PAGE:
And there will be a lot to read and take in. If you ever thought TVD might be a little light in the content arena (as I might have in the past) this week will undo that notion. We'll have a few surprises along the way, and of course, we'll be giving away some vinyl - not one big contest per weeks past - we're piggybacking the giveaways with pertinent posts.

And the most pertinent now as we kick things off with Ardent Week is a brief historical overview:

Something Good Happens Here
by Robert Gordon

“I had an interest both in music and in electronics,” says John Fry, founder of all things Ardentstudios, labels, video production, and various other ventures over the years. “We started getting our hands on the equipment, then asking, ‘What can we do with this?’ Well, we can record music. ‘What are we going to do with the music?’ Well, we could try to sell it.”

These are simple beginnings for a passion that has lasted forty years, has become an industry-leading enterprise, and has produced some of the best music in modern history. And even as Ardent has grown and changed, the founding characteristic has remained true. “Back then, our studios were unusual around this part of the country,” Fry continues, “because we had a higher technical standard than was common, allowing for a controlled recording situation.” Ardent’s high technical standards, well-maintained equipment, and an appreciation for both the vintage and the cutting edge have always been its essential elements.

John began tinkering with electronics in the late 1950s, his particular interest being radio. “As kids, we couldn’t get a radio station, so we started recording, which was the next best thing.” The afore-mentioned “we” refers to John Fry’s first two partners: John King and Fred Smith. King stayed in the music and radio business, publishing a radio magazine, working in promotion for Ardent Records in the 1970s and more recently, programming internet radio; Smith went away to college and turned his passion for aviation into a fly-by-night operation named Federal Express. In 1958, they were just sophomores in high school stumbling into a hired studio with a band they’d found. “This studio we rented was a thing from the era of live radio broadcasting,” Fry recalls. “All technology was pretty primitive then, but this place had things like Presto disc recording lathes that even then were approaching obsolescence.”

For every action, there is an equal and opposite reaction. That first studio experience was exactly what John Fry did not want, and he set about building his own studio in a converted garage off his parents’ house in what had been his grandmother’s sewing room. “I’d pore over the catalogs and brands and all that. We built a lot of our equipment, and what we didn’t build we inter-connected. Things just didn’t exist in an off-the-shelf form. Until well into the 1960s you put the thing together and made it yourself.”

The desire for a label had spawned the studio. The first incarnation of Ardent Records released four singles. Notoriety came with singles by local favorites, especially the Shades. (Collectors take note: Ardent 101 is by The Ole Miss Downbeats; “The Hucklebuck” b/w “Slewfoot.”)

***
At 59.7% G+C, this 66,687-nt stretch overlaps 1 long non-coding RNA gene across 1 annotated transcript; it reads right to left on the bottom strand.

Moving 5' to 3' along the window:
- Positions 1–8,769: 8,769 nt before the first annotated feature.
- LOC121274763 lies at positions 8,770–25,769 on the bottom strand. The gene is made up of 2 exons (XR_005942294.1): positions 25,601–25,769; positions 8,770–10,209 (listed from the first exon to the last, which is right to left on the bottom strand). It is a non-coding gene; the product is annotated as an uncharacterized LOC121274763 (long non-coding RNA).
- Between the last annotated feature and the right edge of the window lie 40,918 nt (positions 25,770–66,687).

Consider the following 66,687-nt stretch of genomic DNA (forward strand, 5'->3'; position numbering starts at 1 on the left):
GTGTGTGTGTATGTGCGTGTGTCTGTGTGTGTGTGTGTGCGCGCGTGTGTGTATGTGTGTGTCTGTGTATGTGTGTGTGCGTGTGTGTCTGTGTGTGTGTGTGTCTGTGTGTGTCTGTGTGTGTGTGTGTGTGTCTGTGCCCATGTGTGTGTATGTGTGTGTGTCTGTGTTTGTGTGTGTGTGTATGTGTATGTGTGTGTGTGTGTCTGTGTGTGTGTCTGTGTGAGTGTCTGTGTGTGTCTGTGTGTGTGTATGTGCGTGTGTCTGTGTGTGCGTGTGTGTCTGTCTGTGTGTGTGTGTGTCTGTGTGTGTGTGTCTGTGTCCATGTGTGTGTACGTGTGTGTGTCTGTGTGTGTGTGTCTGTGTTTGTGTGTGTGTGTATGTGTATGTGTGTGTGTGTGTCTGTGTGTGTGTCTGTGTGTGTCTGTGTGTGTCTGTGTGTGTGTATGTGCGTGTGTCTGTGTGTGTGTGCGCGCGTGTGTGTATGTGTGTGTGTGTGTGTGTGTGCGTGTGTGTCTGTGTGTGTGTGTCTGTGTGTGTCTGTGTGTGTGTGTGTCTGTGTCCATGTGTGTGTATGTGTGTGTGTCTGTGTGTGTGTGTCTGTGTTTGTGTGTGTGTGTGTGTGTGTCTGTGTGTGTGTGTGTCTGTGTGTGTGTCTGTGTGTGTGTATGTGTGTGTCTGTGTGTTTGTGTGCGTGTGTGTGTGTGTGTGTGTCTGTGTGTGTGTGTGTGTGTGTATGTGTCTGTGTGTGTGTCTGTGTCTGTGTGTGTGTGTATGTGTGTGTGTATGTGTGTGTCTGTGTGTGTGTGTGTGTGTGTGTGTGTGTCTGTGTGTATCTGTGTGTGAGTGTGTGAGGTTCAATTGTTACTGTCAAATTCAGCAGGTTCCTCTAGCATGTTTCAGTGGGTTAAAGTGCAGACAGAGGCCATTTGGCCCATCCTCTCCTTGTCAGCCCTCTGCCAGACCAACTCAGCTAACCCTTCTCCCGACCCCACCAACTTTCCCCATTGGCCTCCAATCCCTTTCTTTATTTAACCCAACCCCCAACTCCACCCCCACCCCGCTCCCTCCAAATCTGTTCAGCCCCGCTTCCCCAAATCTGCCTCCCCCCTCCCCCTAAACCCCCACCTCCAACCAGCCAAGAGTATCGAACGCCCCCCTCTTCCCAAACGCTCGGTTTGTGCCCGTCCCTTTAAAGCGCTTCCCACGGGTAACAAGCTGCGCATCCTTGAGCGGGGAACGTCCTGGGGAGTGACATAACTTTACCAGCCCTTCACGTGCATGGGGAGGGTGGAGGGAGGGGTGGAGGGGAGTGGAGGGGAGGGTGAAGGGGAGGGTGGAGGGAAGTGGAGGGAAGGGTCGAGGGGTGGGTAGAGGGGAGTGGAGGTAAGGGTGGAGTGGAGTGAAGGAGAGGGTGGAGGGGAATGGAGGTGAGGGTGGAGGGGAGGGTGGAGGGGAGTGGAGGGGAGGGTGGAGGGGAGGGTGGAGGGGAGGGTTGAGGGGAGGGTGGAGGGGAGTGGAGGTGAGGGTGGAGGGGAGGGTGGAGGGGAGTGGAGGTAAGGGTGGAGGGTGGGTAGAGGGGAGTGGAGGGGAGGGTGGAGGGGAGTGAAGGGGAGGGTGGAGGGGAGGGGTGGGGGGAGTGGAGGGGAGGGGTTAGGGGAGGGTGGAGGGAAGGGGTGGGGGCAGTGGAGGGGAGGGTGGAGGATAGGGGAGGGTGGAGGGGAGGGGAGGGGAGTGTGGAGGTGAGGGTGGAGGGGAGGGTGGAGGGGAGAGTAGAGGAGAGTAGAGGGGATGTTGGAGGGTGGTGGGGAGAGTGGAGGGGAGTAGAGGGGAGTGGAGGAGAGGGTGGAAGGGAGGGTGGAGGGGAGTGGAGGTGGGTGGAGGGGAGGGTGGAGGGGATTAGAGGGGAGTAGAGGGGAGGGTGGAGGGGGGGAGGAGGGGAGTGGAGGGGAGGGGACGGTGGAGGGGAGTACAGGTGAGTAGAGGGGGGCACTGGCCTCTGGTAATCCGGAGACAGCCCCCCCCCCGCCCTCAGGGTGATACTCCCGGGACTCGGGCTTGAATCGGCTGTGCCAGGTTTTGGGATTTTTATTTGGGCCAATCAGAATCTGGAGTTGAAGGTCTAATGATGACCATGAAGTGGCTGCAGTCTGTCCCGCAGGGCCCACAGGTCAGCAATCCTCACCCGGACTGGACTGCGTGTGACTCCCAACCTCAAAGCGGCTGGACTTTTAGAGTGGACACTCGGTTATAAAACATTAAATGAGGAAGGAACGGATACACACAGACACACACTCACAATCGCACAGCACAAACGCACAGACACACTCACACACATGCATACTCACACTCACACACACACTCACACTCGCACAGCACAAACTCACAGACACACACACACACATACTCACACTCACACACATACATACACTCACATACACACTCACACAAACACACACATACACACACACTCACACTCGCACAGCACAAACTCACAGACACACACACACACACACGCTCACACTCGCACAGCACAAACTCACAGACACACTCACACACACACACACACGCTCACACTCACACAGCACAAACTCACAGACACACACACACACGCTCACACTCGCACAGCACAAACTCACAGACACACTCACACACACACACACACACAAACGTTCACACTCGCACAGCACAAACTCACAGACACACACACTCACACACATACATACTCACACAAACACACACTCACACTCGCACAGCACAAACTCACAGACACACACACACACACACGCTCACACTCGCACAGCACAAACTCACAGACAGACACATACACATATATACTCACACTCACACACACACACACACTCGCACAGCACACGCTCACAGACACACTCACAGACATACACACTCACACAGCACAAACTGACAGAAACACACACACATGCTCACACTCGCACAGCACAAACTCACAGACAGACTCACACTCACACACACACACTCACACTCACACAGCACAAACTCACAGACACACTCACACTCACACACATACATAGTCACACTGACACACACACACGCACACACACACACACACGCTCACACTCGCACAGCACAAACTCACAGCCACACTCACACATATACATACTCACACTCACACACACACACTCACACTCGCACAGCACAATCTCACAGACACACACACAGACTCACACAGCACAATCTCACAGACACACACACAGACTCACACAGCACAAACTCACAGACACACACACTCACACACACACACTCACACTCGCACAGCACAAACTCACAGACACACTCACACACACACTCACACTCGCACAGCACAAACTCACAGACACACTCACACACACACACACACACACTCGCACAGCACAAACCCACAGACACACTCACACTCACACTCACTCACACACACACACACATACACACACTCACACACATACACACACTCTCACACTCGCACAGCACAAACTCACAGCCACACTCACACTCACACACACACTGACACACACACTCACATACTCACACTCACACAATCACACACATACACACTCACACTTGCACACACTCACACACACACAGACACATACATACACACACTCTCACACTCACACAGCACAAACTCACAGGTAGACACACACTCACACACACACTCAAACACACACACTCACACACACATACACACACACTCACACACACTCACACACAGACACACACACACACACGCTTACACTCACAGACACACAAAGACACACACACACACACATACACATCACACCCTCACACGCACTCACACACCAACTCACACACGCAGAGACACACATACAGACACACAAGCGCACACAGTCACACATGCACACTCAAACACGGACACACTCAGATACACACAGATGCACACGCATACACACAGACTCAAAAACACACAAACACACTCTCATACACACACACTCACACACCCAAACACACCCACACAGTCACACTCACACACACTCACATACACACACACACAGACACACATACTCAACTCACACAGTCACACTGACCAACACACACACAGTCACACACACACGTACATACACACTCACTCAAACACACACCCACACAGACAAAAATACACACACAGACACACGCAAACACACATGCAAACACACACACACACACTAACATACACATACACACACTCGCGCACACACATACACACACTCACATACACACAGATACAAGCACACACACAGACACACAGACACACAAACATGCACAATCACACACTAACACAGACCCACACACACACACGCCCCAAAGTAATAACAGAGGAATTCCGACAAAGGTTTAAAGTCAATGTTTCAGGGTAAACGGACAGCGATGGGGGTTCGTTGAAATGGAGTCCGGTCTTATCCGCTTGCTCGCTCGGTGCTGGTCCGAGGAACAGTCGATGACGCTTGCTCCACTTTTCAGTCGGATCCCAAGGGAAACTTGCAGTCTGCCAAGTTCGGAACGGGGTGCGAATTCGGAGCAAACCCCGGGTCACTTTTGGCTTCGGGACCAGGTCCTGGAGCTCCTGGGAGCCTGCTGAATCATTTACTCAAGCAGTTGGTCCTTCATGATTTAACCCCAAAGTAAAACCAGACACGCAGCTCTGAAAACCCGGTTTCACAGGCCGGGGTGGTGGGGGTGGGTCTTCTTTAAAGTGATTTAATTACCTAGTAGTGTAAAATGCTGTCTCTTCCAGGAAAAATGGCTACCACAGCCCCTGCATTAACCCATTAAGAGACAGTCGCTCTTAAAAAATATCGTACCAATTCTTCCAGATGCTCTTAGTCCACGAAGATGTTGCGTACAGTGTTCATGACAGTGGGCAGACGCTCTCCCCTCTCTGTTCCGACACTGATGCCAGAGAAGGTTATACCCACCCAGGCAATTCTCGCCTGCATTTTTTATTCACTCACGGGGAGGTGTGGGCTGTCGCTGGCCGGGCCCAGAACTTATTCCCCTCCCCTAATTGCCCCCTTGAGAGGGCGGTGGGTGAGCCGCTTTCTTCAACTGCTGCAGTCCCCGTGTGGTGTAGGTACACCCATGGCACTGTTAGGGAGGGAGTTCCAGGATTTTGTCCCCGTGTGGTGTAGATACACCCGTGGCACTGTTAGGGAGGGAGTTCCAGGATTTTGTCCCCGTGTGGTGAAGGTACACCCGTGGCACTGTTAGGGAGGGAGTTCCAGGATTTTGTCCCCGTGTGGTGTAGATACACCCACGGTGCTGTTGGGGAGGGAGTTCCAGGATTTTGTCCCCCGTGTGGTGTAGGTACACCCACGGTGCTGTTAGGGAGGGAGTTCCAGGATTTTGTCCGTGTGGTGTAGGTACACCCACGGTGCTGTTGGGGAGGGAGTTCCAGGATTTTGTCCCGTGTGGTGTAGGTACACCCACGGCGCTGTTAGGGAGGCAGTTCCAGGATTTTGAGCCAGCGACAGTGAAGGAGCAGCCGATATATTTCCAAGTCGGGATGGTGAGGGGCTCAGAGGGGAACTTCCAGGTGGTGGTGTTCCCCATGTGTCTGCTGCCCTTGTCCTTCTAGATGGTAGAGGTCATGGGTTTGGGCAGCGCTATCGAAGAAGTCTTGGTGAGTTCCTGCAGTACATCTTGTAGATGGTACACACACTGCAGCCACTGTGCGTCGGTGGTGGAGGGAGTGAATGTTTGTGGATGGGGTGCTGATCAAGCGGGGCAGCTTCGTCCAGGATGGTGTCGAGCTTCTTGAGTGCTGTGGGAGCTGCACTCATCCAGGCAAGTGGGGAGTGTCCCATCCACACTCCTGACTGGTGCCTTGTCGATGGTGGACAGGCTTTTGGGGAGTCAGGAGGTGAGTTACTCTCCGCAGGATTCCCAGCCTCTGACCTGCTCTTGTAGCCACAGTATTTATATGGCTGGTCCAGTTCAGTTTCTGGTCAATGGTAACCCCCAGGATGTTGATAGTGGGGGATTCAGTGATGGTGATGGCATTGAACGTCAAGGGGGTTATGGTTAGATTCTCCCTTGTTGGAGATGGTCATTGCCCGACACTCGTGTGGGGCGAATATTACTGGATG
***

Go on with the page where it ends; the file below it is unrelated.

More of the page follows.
Then John Fry spent some time in the radio business. “A little bit after I graduated high school in 1962, a friend got a grant to build a radio station in Pine Bluff, Arkansas. We thought, ‘Well it’s not exactly a major market but this guy’ll let us mess with it some.’”

A couple years later, in 1964, recording artist James Luther Dickinson talked Fry into reviving the label. Dickinson had production ideas and Fry’s ears were open; their working relationship continues today. Terry Manning played organ in Lawson and Four More, the revived Ardent label’s first release. By 1966, when Fry’s family was moving, the studio was also ready for a new location, and Ardent had its official opening on National Street, where it stayed for five years.

“Our facility coincided with the rapid upswing of the technology,” Fry reflects. “If you had four-track equipment, you had as many tracks as anybody and more than most. Between 1966 and about 1970, we went from four to sixteen tracks and to much larger consoles; outboard equipment began to appear, and so did Dolby noise reduction. The equipment required a fair amount of alignment and attention in order to work right. We were good at that. Ardent wound up mixing a lot of stuff that other people would record because we could apply some technological efforts that seemed to enhance it. Also, our console was the same make as Stax’s, so anyone from there could feel at home with what we had. We stayed busy.”

Clients came from far and near. Led Zeppelin, Leon Russell, and James Taylor sought out the place, and Ardent became a second home for Stax artists, including Isaac Hayes, Sam and Dave, the Staple Singers, Don Nix, the Bar-Kays and Booker T. and the MGs. The Stax relationship blossomed, and in the early 1970s, Ardent Records became a Stax distributed label. Unfortunately, Stax got caught up in its CBS Records quagmire, and some of Ardent’s greatest albums, including Big Star’s '#1 Record' and 'Radio City,' did not reach a wide audience until years later.